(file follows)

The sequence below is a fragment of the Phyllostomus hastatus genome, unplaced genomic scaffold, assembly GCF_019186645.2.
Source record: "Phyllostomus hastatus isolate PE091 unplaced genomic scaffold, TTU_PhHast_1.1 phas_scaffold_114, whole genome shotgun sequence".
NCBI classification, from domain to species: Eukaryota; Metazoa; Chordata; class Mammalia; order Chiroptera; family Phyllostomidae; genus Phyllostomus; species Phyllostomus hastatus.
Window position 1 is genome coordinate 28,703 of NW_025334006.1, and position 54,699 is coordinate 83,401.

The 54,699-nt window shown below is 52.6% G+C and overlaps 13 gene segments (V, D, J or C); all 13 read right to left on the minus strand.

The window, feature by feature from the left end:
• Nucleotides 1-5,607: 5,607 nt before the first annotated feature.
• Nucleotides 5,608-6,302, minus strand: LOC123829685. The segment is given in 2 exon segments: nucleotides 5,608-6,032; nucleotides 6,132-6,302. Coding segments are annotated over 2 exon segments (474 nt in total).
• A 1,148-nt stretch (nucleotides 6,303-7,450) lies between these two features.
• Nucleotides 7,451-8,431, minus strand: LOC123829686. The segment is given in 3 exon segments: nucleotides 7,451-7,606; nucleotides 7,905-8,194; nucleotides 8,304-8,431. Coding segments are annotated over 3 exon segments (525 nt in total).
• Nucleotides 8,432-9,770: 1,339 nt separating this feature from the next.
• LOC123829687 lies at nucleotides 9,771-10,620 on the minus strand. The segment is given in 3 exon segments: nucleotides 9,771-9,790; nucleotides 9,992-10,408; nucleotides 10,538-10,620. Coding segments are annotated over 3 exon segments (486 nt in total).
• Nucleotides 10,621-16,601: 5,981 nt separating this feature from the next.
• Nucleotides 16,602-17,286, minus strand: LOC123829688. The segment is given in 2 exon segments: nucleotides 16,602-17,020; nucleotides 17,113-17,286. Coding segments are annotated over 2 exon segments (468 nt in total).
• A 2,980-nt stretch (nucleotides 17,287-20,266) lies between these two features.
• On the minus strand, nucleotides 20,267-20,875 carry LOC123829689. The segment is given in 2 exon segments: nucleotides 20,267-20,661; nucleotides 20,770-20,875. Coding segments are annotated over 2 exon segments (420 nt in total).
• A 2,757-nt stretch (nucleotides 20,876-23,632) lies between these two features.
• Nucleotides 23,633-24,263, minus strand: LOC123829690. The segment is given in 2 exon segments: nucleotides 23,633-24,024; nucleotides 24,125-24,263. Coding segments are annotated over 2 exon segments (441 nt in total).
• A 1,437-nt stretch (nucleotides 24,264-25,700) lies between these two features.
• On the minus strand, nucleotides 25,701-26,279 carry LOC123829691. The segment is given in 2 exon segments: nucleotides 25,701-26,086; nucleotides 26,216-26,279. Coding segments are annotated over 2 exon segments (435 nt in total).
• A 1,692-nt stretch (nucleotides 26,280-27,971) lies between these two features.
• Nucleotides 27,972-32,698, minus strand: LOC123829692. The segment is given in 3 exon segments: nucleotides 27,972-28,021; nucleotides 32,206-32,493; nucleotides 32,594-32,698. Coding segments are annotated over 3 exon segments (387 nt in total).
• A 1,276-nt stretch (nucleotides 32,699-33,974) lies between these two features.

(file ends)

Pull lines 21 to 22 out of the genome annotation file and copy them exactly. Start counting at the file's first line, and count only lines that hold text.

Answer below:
• A 1,692-nt stretch (nucleotides 26,280-27,971) lies between these two features.
• Nucleotides 27,972-32,698, minus strand: LOC123829692. The segment is given in 3 exon segments: nucleotides 27,972-28,021; nucleotides 32,206-32,493; nucleotides 32,594-32,698. Coding segments are annotated over 3 exon segments (387 nt in total).